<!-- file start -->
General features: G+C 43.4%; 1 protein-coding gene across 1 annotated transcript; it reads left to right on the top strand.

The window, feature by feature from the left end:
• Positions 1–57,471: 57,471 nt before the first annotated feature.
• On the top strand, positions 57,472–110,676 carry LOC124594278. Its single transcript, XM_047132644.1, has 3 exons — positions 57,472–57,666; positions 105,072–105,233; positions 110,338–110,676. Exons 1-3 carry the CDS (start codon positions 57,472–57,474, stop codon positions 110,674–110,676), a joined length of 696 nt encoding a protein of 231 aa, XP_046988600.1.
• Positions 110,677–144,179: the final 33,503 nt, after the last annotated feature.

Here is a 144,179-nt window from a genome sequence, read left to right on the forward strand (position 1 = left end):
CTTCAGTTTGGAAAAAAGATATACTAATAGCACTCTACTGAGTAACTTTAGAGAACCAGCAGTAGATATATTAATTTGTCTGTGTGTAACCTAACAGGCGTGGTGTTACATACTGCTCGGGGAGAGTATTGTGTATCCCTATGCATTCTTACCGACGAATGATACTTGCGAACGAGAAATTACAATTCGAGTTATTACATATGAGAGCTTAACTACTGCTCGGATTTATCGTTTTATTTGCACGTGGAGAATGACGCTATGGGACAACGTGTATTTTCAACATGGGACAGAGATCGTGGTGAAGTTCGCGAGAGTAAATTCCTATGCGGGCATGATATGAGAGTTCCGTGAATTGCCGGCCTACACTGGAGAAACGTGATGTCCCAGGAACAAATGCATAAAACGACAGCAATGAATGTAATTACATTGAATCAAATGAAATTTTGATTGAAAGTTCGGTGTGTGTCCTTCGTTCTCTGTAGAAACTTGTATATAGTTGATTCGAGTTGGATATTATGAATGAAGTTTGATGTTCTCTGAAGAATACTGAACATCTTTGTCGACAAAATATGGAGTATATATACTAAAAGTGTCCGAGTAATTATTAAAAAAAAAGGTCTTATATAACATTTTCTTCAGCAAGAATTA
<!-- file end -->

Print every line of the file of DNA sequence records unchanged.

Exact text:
General features: G+C 43.4%; 1 protein-coding gene across 1 annotated transcript; it reads left to right on the top strand.

The window, feature by feature from the left end:
• Positions 1–57,471: 57,471 nt before the first annotated feature.
• On the top strand, positions 57,472–110,676 carry LOC124594278. Its single transcript, XM_047132644.1, has 3 exons — positions 57,472–57,666; positions 105,072–105,233; positions 110,338–110,676. Exons 1-3 carry the CDS (start codon positions 57,472–57,474, stop codon positions 110,674–110,676), a joined length of 696 nt encoding a protein of 231 aa, XP_046988600.1.
• Positions 110,677–144,179: the final 33,503 nt, after the last annotated feature.

Here is a 144,179-nt window from a genome sequence, read left to right on the forward strand (position 1 = left end):
CTTCAGTTTGGAAAAAAGATATACTAATAGCACTCTACTGAGTAACTTTAGAGAACCAGCAGTAGATATATTAATTTGTCTGTGTGTAACCTAACAGGCGTGGTGTTACATACTGCTCGGGGAGAGTATTGTGTATCCCTATGCATTCTTACCGACGAATGATACTTGCGAACGAGAAATTACAATTCGAGTTATTACATATGAGAGCTTAACTACTGCTCGGATTTATCGTTTTATTTGCACGTGGAGAATGACGCTATGGGACAACGTGTATTTTCAACATGGGACAGAGATCGTGGTGAAGTTCGCGAGAGTAAATTCCTATGCGGGCATGATATGAGAGTTCCGTGAATTGCCGGCCTACACTGGAGAAACGTGATGTCCCAGGAACAAATGCATAAAACGACAGCAATGAATGTAATTACATTGAATCAAATGAAATTTTGATTGAAAGTTCGGTGTGTGTCCTTCGTTCTCTGTAGAAACTTGTATATAGTTGATTCGAGTTGGATATTATGAATGAAGTTTGATGTTCTCTGAAGAATACTGAACATCTTTGTCGACAAAATATGGAGTATATATACTAAAAGTGTCCGAGTAATTATTAAAAAAAAAGGTCTTATATAACATTTTCTTCAGCAAGAATTA